The Fascinating Journey Of A Homeless Drug Dealer Into Business School

Srinivas Rao with his wife and son.

Srinivas Rao with his wife and son.

Why do you think your rebellion was so extreme?

There wasn’t any intention of sticking it to my parents or anything like that. I just wanted to experience life to the fullest. I was coming of age and trying to make sense of being Indian-American, of the pressures of college, of all these kinds of things. Most people drink at college, and maybe they try weed, or maybe they try cocaine or whatever.

They go through their little experimentation phases and then get back to their studies. But there are some people for whom these substances are just anathema. Is my story any different from other peoples’ rebellion stories? I think the fundamental roots of it aren’t necessarily any different. It’s just that in my case, gasoline was thrown onto the fire, and the effects led to me getting kicked out of school.

What made you decide to go back to college?

I was working at the halfway house, and the guys in the house were saying that I shouldn’t settle for where I was at. I wasn’t really confident about going far away again, so my plan was to continue living in the halfway house and commute.

The University of Chicago sparked me the most. When I had my interview with them, I was honest from the beginning about where I was coming from and what my plan was. One of the lines we’d always say is that ‘the University of Chicago is where fun comes to die.’ I didn’t get the sense that this was going to be a party college. I got the sense that this was where you could come if you really wanted to learn something. That really appealed to me, because I was at a point in my life where I was hungry for the opportunity to learn as much as I could. You can call it hunger or you can call it passion, but when people have that, nothing stops them. People who don’t know why they’re there—they fall out.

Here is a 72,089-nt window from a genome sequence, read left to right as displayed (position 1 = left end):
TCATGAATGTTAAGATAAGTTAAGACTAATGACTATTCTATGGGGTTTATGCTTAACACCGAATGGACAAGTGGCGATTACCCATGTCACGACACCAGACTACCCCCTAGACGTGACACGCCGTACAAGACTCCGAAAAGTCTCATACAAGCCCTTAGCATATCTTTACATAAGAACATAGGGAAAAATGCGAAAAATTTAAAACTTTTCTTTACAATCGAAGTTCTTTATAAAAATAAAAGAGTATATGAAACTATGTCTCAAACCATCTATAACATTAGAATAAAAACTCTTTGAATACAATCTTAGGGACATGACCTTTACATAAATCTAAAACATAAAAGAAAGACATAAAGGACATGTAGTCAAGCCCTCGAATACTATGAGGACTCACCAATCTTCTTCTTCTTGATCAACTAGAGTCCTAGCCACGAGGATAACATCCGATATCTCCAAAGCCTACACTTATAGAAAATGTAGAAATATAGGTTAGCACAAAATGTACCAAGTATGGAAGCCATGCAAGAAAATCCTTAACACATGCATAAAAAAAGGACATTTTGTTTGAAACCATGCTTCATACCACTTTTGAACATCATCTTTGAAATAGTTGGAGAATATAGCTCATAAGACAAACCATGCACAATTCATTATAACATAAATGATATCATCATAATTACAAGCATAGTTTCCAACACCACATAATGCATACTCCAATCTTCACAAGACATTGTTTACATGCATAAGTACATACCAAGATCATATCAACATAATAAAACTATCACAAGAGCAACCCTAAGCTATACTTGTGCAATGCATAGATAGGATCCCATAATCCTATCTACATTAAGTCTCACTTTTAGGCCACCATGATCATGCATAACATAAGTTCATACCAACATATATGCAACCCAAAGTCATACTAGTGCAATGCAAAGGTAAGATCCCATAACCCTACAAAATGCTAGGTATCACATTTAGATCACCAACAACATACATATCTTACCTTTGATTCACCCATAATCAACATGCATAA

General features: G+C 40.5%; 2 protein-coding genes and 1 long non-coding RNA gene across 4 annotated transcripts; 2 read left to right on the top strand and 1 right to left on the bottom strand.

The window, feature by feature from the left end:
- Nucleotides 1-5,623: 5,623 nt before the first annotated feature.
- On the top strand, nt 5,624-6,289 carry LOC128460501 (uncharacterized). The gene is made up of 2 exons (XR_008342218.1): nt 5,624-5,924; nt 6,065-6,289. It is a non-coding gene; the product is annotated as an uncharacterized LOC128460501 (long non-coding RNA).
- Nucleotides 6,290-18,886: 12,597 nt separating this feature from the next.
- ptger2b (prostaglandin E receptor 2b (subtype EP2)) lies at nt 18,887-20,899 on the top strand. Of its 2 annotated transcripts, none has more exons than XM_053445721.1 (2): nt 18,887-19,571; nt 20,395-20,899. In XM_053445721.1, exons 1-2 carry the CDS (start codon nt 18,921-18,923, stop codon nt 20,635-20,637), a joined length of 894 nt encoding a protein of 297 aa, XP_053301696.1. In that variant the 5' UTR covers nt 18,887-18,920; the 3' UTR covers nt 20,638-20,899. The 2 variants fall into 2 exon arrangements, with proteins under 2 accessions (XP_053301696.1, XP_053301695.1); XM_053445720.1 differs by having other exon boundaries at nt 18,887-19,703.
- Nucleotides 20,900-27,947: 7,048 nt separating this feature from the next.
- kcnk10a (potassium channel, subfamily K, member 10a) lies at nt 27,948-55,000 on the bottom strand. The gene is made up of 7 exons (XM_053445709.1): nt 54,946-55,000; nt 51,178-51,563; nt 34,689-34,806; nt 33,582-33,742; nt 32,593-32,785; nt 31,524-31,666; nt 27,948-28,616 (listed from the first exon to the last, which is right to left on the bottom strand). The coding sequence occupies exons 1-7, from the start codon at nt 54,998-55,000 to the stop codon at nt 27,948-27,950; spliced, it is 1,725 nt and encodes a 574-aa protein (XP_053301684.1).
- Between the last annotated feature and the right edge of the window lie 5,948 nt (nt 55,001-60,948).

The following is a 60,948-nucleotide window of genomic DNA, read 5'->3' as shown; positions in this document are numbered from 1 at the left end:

Most MBA students haven’t been homeless. How have your experiences shaped your perspective of business school?  

I’ve noticed that when I’m working with a team and we hit an obstacle that just knocks the project completely out of the water, I’m able to rally people and bring them back. I think I have a better understanding of how close failure and success can be in terms of outcomes. Little decisions can lead one way or the other.

When I encounter somebody who’s had a failed business, I actually appreciate what they have to say, because they tend to come at the challenges with a clearer view of all the variables. If you are accustomed to failure and have come back from that, you can handle tough situations without the same level of fear, because you know you can work through them, and you know which steps are necessary. When I encounter people who’ve never experienced that kind of failure, it’s always in the back of my mind: ‘What’s going to happen when things don’t go the right way for them? If all they’ve ever experienced is things working out like clockwork, what’ll happen when reality hits?’

What advice do you have for non-traditional MBA students?

I’ve had conversations with other non-traditional students, and I’ve noticed that sometimes, there’s a part of them that’s thinking, ‘I’ve got to try to shape my narrative so it’s more conventional.’ They gloss over or try to minimize their non-traditional experiences. But I know that in my case, highlighting those elements and talking about how they make me a better fit for whatever the position is has been very beneficial. For example, a ghostwriting job is ultimately product development.

You have to figure out how to create this product that’s going to have a market, that’s going to have a price, and that’s going to succeed, but you’re given completely ambiguous terms—well, that’s product development at its finest. If you’re non-traditional, find that way to translate it.

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